Financial Intermediation in Emerging Economies
Saturday, Jan. 4, 2020 2:30 PM - 4:30 PM (PDT)
- Chair: Sergio Schmukler, World Bank
Drug Money and Bank Lending: The Unintended Consequences of Anti-Money Laundering Policies
AbstractThis paper documents a hidden cost of anti-money laundering policies. We show that a policy implemented in Colombia reduced bank deposits in high intensity drug trafficking areas, causing banks that source deposits from these areas to cut lending in other areas, negatively impacting employment and number of
firms. Additionally, using a proprietary database on bank-firm relationships, we show that small firms that rely on affected banks experience a negative shock to sales, investment, and profitability. Last, we use night lights data to show that these results are not due to a reallocation of activity across firms or to a move to the informal economy.
How Debit Cards Enable the Poor to Save More
AbstractWe study an at-scale natural experiment in which debit cards are given to cash transfer recipients who already have a bank account. Using administrative account data and household surveys, we find that beneficiaries accumulate a savings stock equal to 2 percent of annual income after two years with the card. The increase in formal savings represents an increase in overall savings, financed by a reduction in current consumption. There are two mechanisms: first, debit cards reduce transaction costs of accessing money; second, they reduce monitoring costs, leading beneficiaries to check their account balances frequently and build trust in the bank.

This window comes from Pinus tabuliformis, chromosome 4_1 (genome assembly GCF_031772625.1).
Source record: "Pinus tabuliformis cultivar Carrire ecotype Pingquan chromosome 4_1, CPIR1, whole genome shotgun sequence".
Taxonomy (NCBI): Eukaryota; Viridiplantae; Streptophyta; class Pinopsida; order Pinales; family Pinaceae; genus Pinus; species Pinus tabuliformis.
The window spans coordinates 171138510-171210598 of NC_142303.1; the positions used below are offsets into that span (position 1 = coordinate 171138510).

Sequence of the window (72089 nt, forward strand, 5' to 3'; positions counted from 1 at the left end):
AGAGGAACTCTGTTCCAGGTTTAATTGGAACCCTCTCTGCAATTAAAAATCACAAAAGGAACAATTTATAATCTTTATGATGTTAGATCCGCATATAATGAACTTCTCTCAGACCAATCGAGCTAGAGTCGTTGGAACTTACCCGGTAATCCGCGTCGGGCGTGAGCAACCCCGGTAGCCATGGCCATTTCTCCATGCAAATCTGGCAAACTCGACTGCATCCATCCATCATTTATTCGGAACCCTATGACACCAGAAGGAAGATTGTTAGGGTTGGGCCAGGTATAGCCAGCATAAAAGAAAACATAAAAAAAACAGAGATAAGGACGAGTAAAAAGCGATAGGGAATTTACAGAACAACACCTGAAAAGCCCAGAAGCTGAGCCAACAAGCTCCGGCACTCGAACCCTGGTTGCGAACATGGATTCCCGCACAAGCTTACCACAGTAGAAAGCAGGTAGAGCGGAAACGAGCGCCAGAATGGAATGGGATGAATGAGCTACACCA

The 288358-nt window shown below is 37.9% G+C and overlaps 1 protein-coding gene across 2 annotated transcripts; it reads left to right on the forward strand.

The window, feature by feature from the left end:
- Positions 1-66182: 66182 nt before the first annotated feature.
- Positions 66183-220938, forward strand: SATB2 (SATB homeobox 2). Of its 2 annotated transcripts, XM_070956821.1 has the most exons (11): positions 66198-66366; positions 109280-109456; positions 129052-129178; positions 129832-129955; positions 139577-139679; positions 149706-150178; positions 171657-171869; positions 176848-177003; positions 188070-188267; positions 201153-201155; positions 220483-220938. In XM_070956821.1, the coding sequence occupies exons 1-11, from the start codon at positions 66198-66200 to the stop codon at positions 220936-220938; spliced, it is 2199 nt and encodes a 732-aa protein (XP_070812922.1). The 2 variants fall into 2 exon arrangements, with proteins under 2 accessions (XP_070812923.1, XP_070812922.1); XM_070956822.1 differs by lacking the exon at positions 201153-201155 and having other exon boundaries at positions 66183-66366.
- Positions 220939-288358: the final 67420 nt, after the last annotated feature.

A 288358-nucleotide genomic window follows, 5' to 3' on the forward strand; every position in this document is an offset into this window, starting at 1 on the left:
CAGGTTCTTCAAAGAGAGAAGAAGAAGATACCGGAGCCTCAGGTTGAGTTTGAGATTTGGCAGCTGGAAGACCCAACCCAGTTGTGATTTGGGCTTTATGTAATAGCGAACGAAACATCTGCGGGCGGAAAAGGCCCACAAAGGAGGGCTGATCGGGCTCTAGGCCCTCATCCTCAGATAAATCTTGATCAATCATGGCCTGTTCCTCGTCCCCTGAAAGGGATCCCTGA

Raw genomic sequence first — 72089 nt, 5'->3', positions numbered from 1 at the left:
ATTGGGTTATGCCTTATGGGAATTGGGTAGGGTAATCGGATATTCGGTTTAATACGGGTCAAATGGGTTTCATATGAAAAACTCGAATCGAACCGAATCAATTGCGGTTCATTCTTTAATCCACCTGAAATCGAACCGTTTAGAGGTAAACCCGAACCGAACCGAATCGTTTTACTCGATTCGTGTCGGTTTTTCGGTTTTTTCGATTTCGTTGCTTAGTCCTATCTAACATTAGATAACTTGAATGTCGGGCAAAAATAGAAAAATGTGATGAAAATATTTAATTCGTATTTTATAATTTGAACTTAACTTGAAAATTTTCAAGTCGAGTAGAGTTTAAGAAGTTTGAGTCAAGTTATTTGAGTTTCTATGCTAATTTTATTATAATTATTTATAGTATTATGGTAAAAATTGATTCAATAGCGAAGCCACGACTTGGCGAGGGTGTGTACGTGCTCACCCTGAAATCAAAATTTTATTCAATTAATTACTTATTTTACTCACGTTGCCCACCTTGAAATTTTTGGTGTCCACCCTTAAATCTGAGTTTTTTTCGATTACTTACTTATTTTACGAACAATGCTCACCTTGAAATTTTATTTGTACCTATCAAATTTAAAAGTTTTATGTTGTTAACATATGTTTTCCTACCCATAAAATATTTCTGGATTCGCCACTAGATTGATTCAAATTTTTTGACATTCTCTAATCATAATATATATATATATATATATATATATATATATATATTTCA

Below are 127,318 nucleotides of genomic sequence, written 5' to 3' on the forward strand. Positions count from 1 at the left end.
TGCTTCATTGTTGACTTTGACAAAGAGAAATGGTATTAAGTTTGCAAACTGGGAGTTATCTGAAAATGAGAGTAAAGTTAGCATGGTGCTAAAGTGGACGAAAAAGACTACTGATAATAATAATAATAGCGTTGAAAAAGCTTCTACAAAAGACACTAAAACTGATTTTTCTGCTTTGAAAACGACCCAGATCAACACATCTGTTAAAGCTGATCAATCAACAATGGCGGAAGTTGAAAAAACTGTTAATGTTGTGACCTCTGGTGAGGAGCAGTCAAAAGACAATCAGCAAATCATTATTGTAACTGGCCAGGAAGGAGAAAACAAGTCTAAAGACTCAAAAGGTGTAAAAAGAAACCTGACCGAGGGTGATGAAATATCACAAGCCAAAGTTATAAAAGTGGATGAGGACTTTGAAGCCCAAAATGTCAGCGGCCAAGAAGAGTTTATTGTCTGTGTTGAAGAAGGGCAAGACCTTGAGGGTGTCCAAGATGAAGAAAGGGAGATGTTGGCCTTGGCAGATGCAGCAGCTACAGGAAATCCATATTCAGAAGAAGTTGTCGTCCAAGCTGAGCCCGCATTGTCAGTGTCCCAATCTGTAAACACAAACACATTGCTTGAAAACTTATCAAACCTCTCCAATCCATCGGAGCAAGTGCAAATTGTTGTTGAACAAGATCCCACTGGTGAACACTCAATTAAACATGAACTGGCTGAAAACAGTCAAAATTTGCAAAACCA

Financial Access Under the Microscope
AbstractWe examine the impact of a large-scale microcredit expansion program on financial access and
the transition of previously-unbanked borrowers to commercial banks. Using administrative data
on the universe of loans from a credit register accessible to all lenders, we show that the program
improved access to credit, especially in underdeveloped areas, with positive effects on business
and mortgage lending. The program also generated positive spillovers to the commercial banking
sector. As the newly-created microfinance institutions (MFIs) faced lending constraints, a sizable
share of first-time borrowers obtained subsequent loans—that were larger, cheaper, and longer-term—from commercial banks, which expanded their branch network in under-served low-risk
areas. The individuals switching from MFIs to banks were less risky than non-switchers and not
riskier than existing bank borrowers. Overall, our results suggest that the microfinance sector,
coupled with a credit reference bureau, can mitigate information frictions in credit markets and
serves as a pathway for first-time borrowers to commercial banks.
- G2 - Financial Institutions and Services
- F3 - International Finance